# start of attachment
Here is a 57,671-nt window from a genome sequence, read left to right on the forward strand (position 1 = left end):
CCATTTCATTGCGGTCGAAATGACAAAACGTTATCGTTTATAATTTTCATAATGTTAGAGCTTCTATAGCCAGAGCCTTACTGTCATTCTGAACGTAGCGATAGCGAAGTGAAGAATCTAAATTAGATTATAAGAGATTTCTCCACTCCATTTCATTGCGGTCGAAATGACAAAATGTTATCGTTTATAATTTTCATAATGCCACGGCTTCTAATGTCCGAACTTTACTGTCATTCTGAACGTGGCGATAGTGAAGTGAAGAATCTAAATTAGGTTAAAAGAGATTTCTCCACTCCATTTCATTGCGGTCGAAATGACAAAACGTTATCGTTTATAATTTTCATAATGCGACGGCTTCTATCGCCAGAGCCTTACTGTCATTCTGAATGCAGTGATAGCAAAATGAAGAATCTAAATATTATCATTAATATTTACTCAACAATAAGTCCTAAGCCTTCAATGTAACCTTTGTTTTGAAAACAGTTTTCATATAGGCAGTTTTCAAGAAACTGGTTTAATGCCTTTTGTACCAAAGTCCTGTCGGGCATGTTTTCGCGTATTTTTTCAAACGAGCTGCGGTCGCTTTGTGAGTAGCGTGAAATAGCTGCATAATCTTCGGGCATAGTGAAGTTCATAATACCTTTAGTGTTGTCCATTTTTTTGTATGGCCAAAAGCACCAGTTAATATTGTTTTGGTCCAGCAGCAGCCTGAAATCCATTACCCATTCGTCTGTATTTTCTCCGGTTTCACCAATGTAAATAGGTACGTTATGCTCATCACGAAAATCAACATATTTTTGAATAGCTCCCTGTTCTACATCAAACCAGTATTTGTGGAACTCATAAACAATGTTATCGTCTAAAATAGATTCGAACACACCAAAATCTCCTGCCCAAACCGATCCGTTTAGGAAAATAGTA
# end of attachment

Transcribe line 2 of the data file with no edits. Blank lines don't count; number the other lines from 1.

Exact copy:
CCATTTCATTGCGGTCGAAATGACAAAACGTTATCGTTTATAATTTTCATAATGTTAGAGCTTCTATAGCCAGAGCCTTACTGTCATTCTGAACGTAGCGATAGCGAAGTGAAGAATCTAAATTAGATTATAAGAGATTTCTCCACTCCATTTCATTGCGGTCGAAATGACAAAATGTTATCGTTTATAATTTTCATAATGCCACGGCTTCTAATGTCCGAACTTTACTGTCATTCTGAACGTGGCGATAGTGAAGTGAAGAATCTAAATTAGGTTAAAAGAGATTTCTCCACTCCATTTCATTGCGGTCGAAATGACAAAACGTTATCGTTTATAATTTTCATAATGCGACGGCTTCTATCGCCAGAGCCTTACTGTCATTCTGAATGCAGTGATAGCAAAATGAAGAATCTAAATATTATCATTAATATTTACTCAACAATAAGTCCTAAGCCTTCAATGTAACCTTTGTTTTGAAAACAGTTTTCATATAGGCAGTTTTCAAGAAACTGGTTTAATGCCTTTTGTACCAAAGTCCTGTCGGGCATGTTTTCGCGTATTTTTTCAAACGAGCTGCGGTCGCTTTGTGAGTAGCGTGAAATAGCTGCATAATCTTCGGGCATAGTGAAGTTCATAATACCTTTAGTGTTGTCCATTTTTTTGTATGGCCAAAAGCACCAGTTAATATTGTTTTGGTCCAGCAGCAGCCTGAAATCCATTACCCATTCGTCTGTATTTTCTCCGGTTTCACCAATGTAAATAGGTACGTTATGCTCATCACGAAAATCAACATATTTTTGAATAGCTCCCTGTTCTACATCAAACCAGTATTTGTGGAACTCATAAACAATGTTATCGTCTAAAATAGATTCGAACACACCAAAATCTCCTGCCCAAACCGATCCGTTTAGGAAAATAGTA